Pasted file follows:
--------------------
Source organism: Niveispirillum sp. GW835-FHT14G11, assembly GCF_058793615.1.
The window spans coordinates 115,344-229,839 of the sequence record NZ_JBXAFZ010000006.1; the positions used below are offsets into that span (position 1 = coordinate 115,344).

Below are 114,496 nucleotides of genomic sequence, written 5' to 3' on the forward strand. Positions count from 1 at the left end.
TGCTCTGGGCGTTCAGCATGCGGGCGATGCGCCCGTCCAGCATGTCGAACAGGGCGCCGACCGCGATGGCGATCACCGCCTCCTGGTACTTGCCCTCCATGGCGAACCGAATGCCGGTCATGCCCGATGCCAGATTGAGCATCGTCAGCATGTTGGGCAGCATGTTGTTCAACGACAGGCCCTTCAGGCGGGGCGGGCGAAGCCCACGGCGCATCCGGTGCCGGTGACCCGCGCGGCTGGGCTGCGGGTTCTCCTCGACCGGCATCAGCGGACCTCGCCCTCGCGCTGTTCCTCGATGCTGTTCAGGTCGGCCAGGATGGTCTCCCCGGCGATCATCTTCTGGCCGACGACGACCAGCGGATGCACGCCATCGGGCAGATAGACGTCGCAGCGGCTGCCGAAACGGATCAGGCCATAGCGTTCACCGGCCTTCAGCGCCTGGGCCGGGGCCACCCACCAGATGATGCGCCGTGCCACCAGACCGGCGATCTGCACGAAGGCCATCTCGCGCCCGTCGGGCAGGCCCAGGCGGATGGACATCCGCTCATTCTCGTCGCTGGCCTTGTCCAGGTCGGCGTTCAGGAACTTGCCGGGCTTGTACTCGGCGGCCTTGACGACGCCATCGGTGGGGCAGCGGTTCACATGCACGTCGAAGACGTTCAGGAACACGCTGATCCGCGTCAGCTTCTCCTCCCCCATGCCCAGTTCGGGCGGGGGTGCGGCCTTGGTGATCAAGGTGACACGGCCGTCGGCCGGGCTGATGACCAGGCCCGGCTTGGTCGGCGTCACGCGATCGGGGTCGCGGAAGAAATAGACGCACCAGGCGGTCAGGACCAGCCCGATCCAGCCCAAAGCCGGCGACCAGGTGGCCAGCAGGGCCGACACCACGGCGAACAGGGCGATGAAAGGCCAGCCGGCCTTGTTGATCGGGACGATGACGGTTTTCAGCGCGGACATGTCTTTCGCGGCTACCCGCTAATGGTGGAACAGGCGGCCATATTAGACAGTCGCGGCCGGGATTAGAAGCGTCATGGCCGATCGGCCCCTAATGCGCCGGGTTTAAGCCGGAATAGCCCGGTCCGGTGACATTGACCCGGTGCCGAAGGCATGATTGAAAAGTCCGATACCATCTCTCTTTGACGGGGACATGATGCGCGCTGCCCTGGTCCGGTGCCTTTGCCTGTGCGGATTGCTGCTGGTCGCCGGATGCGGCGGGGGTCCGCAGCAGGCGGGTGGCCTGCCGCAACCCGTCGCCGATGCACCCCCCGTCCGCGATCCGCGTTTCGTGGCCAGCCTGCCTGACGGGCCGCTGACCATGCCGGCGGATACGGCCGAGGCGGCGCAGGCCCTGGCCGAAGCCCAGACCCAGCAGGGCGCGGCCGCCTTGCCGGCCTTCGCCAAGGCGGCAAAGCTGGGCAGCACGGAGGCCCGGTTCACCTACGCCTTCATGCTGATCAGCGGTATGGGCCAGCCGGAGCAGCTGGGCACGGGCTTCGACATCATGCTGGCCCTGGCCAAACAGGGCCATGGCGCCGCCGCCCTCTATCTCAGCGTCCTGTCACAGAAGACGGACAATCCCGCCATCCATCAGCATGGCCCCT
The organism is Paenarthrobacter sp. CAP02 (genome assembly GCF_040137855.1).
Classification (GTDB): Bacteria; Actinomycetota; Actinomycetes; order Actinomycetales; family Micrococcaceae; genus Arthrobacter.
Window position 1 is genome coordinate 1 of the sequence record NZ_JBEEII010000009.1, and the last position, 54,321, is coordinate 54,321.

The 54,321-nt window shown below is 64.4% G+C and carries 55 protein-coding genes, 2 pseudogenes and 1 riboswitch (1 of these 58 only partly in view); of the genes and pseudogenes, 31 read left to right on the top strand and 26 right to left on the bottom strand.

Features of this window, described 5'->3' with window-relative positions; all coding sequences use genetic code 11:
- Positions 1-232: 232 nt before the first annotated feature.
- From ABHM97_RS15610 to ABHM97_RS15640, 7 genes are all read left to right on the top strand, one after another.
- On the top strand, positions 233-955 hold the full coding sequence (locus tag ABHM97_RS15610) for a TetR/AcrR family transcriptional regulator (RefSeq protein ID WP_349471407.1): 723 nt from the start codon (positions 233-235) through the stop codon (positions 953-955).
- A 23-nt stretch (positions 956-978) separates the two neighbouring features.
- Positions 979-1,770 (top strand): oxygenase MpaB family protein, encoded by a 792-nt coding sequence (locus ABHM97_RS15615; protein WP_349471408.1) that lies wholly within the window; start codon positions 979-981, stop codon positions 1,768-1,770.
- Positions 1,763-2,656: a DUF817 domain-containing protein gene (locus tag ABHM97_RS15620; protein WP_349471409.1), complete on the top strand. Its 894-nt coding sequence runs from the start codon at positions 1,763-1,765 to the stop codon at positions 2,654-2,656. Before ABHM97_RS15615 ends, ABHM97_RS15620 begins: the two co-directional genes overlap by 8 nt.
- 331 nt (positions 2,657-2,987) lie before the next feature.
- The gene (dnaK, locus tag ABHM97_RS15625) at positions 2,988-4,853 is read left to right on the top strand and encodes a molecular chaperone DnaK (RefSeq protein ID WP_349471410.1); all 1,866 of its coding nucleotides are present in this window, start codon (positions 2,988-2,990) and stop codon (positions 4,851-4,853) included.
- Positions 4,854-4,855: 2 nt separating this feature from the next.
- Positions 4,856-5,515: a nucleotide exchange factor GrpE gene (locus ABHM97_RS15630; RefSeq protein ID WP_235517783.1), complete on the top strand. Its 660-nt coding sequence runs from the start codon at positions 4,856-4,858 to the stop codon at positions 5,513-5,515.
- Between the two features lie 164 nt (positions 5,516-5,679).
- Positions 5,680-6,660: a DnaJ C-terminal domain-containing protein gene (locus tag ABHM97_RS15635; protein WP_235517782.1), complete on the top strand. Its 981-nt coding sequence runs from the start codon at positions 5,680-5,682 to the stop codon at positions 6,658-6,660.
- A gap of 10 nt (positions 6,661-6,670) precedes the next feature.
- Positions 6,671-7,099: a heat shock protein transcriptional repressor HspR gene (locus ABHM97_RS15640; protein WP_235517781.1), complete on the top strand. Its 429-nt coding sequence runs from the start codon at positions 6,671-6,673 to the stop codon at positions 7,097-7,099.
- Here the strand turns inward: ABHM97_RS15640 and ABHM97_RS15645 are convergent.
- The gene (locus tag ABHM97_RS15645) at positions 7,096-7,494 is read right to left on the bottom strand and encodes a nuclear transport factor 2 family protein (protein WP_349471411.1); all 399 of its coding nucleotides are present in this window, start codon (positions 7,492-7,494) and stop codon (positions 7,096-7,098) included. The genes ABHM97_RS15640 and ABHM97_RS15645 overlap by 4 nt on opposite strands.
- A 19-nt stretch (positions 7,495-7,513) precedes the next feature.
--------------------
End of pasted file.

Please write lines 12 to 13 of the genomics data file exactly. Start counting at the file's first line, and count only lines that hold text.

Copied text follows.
- On the top strand, positions 233-955 hold the full coding sequence (locus tag ABHM97_RS15610) for a TetR/AcrR family transcriptional regulator (RefSeq protein ID WP_349471407.1): 723 nt from the start codon (positions 233-235) through the stop codon (positions 953-955).
- A 23-nt stretch (positions 956-978) separates the two neighbouring features.